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Patio Tomato plant and type of container

Posted by vickster Z7aNJ (vecpotager@aol.com) on
Mon, Apr 9, 12 at 16:05

Hi everyone,

I purchased a "patio tomato" recently and noticed a self-watering container for $39.95 at Lowe"s. It will hold 44 quarts of soil. What is your opinion about planting the tomato in it or can I just buy a large container and use moisture type soil rather than go for the aforementioned s.w. container? Has anyone had success with these containers and care to discuss it?

Thank you for your input.

Vicki


Follow-Up Postings:

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RE: Patio Tomato plant and type of container

If you have a drill and some hole saws, Go to your local FireHouse subs and buy 2, 5 gallon pickle buckets, $2 each.

You can buy Homer buckets from the big box but they are $4. And a set of hole saws are cheap if you don't have any.

Visit the website below and see the instructions, They are cheap and work great! I have 2 of them and the tomatoes are growing like weeds, blooming and setting fruit extra early!

Here is a link that might be useful: http://www.motherearthnews.com


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RE: Patio Tomato plant and type of container

Yeah Patio will do fine in any 5 gallon or better container and there are many inexpensive ones available. I sure wouldn't pay $40 for one but if you want to buy it it will work fine.

But I wouldn't use the moisture control mix. Too many have posted that it creates problems by keeping the plants too wet.

Dave


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RE: Patio Tomato plant and type of container

Agree with the others, patio tomatoes and other small varieties should do fine in 5 gallon containers. Lowes's sells them for about $2.50.

If you're doing a traditional container, the MiracleGro Moisture Control will probably be fine - although Al's 5-1-1 better. If you go with a self-watering container, you're better off using Ray's 3-2-1 mix (with regular MiracleGro or, preferably, a better medium such as Pro-Mix).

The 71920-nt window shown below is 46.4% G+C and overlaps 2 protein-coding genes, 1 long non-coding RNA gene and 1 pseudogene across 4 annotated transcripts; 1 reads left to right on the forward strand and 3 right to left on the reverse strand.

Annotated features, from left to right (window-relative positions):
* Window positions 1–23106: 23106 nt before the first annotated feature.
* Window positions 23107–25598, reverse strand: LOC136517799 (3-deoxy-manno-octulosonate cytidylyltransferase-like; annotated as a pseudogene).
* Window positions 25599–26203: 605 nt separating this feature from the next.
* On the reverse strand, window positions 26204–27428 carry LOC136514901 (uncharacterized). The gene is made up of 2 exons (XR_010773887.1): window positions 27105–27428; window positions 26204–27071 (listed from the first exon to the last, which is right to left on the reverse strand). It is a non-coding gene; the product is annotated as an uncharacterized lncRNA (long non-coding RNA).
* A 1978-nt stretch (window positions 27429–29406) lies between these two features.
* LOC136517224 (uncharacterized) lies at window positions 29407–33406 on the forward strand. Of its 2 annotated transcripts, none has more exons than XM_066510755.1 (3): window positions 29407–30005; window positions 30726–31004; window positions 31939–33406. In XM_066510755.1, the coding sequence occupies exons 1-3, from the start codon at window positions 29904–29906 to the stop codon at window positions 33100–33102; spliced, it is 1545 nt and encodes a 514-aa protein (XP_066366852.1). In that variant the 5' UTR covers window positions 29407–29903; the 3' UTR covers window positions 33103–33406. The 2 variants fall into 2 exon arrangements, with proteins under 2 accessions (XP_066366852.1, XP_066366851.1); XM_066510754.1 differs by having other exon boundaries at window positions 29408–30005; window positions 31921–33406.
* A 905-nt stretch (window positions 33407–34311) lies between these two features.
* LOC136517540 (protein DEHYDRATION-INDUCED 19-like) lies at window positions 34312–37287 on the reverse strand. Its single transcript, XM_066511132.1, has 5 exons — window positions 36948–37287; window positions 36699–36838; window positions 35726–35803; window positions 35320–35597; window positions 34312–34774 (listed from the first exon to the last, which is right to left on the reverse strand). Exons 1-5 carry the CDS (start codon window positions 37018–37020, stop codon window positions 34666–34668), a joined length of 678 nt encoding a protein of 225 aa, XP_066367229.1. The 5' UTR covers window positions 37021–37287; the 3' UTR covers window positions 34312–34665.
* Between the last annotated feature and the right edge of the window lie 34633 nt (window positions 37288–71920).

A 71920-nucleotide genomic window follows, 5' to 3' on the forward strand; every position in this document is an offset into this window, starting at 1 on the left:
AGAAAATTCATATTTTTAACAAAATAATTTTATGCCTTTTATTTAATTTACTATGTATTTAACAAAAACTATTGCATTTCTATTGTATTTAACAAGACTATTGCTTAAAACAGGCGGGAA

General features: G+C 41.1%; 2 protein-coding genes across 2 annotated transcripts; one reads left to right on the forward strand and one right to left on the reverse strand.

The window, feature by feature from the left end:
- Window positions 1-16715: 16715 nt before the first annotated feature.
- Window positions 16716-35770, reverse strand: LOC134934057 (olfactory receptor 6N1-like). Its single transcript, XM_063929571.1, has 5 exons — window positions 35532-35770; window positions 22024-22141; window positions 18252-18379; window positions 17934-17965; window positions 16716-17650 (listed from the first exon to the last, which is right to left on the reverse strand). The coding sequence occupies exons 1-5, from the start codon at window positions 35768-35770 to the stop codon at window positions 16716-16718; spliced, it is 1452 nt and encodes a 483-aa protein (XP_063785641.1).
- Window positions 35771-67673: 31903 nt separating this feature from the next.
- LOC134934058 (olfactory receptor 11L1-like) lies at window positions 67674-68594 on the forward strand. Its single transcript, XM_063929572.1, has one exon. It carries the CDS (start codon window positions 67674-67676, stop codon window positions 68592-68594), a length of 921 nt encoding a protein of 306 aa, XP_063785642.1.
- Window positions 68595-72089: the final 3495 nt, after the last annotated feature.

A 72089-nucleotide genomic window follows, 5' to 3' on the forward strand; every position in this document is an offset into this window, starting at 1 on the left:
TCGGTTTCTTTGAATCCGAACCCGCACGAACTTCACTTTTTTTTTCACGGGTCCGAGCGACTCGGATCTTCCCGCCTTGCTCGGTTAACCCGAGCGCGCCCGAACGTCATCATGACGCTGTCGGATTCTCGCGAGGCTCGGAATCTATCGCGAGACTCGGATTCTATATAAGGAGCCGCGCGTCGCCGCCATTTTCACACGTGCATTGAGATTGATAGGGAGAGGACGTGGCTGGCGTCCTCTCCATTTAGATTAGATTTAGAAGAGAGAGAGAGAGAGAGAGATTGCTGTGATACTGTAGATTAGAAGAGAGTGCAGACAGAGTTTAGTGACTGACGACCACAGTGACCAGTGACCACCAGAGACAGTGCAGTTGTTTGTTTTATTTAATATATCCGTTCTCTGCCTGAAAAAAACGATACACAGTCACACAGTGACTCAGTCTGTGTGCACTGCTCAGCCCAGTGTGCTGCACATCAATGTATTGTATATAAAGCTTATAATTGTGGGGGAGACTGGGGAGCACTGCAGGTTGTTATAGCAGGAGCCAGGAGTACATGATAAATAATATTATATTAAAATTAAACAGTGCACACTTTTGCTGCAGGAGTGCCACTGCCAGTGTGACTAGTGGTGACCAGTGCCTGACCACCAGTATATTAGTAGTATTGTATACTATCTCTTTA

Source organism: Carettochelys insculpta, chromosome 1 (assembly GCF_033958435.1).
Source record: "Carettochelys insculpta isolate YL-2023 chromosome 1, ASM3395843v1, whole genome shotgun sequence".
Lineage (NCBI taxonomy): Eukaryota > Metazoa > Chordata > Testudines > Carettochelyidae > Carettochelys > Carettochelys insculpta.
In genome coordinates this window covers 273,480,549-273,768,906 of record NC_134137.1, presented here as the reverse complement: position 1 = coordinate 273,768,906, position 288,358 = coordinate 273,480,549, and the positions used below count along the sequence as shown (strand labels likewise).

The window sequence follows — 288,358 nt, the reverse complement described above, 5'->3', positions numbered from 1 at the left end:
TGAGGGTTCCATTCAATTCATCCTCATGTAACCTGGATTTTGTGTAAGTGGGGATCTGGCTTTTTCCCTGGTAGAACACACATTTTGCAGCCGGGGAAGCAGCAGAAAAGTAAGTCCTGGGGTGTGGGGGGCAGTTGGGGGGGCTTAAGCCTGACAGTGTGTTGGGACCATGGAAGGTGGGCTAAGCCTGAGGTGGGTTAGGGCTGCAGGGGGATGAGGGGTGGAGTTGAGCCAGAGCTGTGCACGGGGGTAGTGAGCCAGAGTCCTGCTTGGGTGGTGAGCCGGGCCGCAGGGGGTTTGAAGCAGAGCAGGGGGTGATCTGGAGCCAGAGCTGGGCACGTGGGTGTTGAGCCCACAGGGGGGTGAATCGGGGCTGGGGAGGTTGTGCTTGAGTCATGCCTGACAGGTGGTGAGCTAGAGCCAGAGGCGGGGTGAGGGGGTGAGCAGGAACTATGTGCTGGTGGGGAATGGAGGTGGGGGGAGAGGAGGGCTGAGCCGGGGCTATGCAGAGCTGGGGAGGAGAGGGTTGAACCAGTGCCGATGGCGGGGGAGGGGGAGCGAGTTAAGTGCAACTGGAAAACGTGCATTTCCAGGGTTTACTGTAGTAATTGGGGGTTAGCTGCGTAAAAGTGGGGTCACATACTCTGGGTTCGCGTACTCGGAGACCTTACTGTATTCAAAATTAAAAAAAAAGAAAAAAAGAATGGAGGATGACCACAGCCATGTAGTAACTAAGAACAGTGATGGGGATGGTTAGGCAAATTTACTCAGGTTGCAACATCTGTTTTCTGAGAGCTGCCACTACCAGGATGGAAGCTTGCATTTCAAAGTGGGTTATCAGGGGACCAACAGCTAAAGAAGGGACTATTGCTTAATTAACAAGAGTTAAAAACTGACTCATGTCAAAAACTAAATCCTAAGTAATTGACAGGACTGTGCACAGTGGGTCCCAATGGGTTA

I also recommend, with 5-gallon bucket SWCs, just use a single hole drilled into a cup or deli container as your wicking basket. Last year I didn't listen to this advice myself and believe my plants were too wet as a result.


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RE: Patio Tomato plant and type of container

Go to big box store and buy a 5 gal bucket ,a hole drill,a bag of potting MIX (not SOIL)and a small bag of Perlite, At home drill several one inch holes in thru the bottom of the bucket ,mix potting mix and perlite together 50/50 ,fill bucket to within three inches of top of bucket with planting mix , remove lower tomato plant leaves and plant tomato plant deep (roots will grow along buried stem )and water well .if need be refill with more mix


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RE: Patio Tomato plant and type of container

I would suggest building Al's 5-1-1 mix from the container forum over any other by far. It's almost fool proof, almost impossible to overwater, and can be left out in the rain since it drains so well. It's also cheaper to make then commercial soils which are actually not near as good.

Currently, I am doing an unplanned (5-1-1 ingredients were frozen outside and I ran out) side by side test of Pro-mix BX and 5-1-1 for about 100 seedlings. I am getting almost twice the growth in 5-1-1. The 5-1-1 peppers are already now flowering, not so in BX.


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RE: Patio Tomato plant and type of container

Thank you to all for your recommendations with regard to the type of containers and soil mix. I will try to obtain the 5 gallon buckets locally. How often would you fertilize this plant in its container throughout the summer?

Vicki


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RE: Patio Tomato plant and type of container

It depends. The absolute best way to fertilize is to use weak fertilizer with every watering, rather then blast the plant all at once, then throw empty water at it. The best part of constantly watering with weak fertilizer (fertigating), is that you don't have to track how often you water, and it is self regulating according to how much watering you require. Best to start 1/4 to 1/3 dose with every watering and watch the plant's response to fine tune. This method also avoids salt buildup and overfertilization in fast draining soils.


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